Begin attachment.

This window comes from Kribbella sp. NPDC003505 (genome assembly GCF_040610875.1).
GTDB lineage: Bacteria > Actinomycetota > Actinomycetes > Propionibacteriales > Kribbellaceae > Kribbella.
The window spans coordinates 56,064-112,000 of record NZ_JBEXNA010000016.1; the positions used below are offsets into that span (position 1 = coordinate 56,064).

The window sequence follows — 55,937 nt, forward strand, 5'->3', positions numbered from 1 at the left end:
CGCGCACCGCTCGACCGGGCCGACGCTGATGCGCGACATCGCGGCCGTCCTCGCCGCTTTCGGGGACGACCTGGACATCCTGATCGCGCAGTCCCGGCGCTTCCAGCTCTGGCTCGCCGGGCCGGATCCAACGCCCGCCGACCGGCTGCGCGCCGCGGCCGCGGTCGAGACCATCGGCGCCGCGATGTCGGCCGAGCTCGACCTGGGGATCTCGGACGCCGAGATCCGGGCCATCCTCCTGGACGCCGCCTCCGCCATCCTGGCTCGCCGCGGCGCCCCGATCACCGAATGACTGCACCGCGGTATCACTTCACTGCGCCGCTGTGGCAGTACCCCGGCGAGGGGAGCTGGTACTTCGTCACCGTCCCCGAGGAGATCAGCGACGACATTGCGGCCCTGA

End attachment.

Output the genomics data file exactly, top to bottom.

This window comes from Kribbella sp. NPDC003505 (genome assembly GCF_040610875.1).
GTDB lineage: Bacteria > Actinomycetota > Actinomycetes > Propionibacteriales > Kribbellaceae > Kribbella.
The window spans coordinates 56,064-112,000 of record NZ_JBEXNA010000016.1; the positions used below are offsets into that span (position 1 = coordinate 56,064).

The window sequence follows — 55,937 nt, forward strand, 5'->3', positions numbered from 1 at the left end:
CGCGCACCGCTCGACCGGGCCGACGCTGATGCGCGACATCGCGGCCGTCCTCGCCGCTTTCGGGGACGACCTGGACATCCTGATCGCGCAGTCCCGGCGCTTCCAGCTCTGGCTCGCCGGGCCGGATCCAACGCCCGCCGACCGGCTGCGCGCCGCGGCCGCGGTCGAGACCATCGGCGCCGCGATGTCGGCCGAGCTCGACCTGGGGATCTCGGACGCCGAGATCCGGGCCATCCTCCTGGACGCCGCCTCCGCCATCCTGGCTCGCCGCGGCGCCCCGATCACCGAATGACTGCACCGCGGTATCACTTCACTGCGCCGCTGTGGCAGTACCCCGGCGAGGGGAGCTGGTACTTCGTCACCGTCCCCGAGGAGATCAGCGACGACATTGCGGCCCTGA